aGLIFF 2010 (Austin Gay and Lesbian International Film Festival)
By Don Simpson | September 14, 2010
Director: Dennis Todorovic
Writer(s): Dennis Todorovic
Starring: Sascha Kekez, Tim Bergmann, Zeljka Preksavec, Yvonne Yung Hee, Ljubisa Gruicic
Having just returned to Cologne, Germany from a Petrovic family vacation in their ancestral homeland of Montenegro, Sasha (Sascha Kekez) must return to practicing for his upcoming piano audition for entrance to a prestigious music conservatory at the constant urging of his mother, Stanka (Zeljka Preksavec). Sasha’s piano teacher Mr. Weber (Tim Bergmann) — on whom Sasha has an insatiable crush — informs Sasha that he is relocating to Vienna. Sasha is heartbroken — make that devastated.
Jiao (Yvonne Yung Hee), Sasha’s best friend is also being pushed (by her father, a Chinese immigrant) to enter the conservatory to study violin. Jiao and Sasha do their best to please their parents, but life (more specifically heartache) gets in the way. Sasha is able to use Jiao as his beard around his homophobic family, but he does not realize that Jiao has an insatiable crush of her own — on him. Therefore, when Sasha comes out to Jiao (during an amazingly beautiful scene in which Jiao is expecting a confession of love) Jiao’s heart is shattered.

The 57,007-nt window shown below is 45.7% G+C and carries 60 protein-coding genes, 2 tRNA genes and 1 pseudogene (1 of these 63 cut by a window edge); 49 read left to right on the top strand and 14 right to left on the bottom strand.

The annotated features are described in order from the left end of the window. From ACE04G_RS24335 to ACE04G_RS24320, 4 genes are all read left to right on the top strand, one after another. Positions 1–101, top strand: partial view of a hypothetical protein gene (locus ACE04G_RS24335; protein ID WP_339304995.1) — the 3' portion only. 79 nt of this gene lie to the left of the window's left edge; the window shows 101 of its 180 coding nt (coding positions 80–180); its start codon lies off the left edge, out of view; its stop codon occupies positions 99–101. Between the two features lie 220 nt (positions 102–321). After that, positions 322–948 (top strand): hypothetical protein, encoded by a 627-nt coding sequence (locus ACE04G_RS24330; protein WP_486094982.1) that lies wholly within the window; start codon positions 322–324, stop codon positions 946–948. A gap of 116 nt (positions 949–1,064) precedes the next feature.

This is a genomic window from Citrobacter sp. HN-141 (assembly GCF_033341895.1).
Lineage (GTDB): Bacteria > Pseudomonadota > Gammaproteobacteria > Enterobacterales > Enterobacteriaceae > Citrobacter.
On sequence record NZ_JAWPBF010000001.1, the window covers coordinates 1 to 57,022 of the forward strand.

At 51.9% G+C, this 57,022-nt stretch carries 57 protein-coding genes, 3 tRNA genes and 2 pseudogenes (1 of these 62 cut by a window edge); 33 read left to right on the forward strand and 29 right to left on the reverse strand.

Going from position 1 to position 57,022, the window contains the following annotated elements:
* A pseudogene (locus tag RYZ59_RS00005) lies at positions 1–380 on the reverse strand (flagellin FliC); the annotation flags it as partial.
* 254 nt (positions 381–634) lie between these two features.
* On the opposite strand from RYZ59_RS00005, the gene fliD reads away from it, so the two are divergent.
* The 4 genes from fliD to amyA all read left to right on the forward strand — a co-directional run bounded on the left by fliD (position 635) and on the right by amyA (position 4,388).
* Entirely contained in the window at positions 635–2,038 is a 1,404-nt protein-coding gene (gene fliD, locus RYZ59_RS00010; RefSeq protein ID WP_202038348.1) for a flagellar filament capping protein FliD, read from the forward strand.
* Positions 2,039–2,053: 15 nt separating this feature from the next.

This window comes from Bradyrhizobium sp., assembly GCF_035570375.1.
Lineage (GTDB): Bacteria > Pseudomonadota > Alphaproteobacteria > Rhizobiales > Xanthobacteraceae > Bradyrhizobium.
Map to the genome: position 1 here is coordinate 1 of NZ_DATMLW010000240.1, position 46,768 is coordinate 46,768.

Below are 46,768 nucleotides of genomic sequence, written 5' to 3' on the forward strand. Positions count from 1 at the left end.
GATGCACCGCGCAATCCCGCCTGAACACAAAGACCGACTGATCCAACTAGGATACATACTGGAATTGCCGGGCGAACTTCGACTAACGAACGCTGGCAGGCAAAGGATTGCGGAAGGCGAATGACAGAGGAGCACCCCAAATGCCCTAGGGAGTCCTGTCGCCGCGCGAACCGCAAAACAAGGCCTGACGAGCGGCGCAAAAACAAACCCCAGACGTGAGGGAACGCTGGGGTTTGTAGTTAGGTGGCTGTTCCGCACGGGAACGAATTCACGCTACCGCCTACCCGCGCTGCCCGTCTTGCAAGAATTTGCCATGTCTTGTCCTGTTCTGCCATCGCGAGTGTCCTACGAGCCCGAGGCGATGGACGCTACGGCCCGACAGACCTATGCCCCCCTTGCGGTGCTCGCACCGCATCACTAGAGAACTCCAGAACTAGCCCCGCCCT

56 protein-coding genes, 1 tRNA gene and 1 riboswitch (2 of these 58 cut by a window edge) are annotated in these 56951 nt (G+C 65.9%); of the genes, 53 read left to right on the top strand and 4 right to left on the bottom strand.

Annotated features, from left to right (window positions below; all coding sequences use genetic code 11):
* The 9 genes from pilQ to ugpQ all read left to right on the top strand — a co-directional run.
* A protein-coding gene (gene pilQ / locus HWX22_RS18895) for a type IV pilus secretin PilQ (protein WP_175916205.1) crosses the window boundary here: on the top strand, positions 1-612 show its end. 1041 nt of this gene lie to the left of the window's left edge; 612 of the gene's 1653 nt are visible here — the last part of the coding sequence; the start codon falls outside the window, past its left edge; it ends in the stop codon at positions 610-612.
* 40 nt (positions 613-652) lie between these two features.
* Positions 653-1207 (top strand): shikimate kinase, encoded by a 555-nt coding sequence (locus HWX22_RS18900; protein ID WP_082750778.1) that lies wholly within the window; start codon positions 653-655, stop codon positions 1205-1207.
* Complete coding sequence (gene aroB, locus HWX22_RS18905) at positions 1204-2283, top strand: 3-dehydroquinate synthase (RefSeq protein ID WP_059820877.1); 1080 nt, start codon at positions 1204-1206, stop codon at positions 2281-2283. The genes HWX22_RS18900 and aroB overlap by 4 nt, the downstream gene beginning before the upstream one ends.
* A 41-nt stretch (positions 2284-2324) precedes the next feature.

Sasha’s mother and Jiao’s father want their children to pursue the careers that they themselves were not able to (probably because life happened to them), partially to fulfill their personal fantasies but also to break their children away from their lower-middle class immigrant lifestyle. Jiao’s father owns a restaurant and Sasha’s mother operates a small pub with Sasha’s father, Vlado (Predrag Bjelac) — it is also worth noting that Vlado did not fulfill his childhood dream of playing professional basketball. All of the parents are unhappy with their current career positions; now their hope is focused entirely toward the next generation.
For some reason writer-director Dennis Todorovic thought this tender coming-of-age drama needed a comedic/slapstick element thrown into the mix, a role which Sasha’s lazy uncle (Ljubisa Gruicic) — who successfully channels Roberto Benigni — gladly fills; other than that minor misstep, Sasha is filled with tenderly rendered scenes dusted with carefully nuanced humor. Sasha is a wonderful interpretation of cultural and generational clashes, finely reflecting the multi-ethnic backgrounds of Cologne. Most importantly, Sasha stresses the importance of communication, openness and honesty amongst friends and family.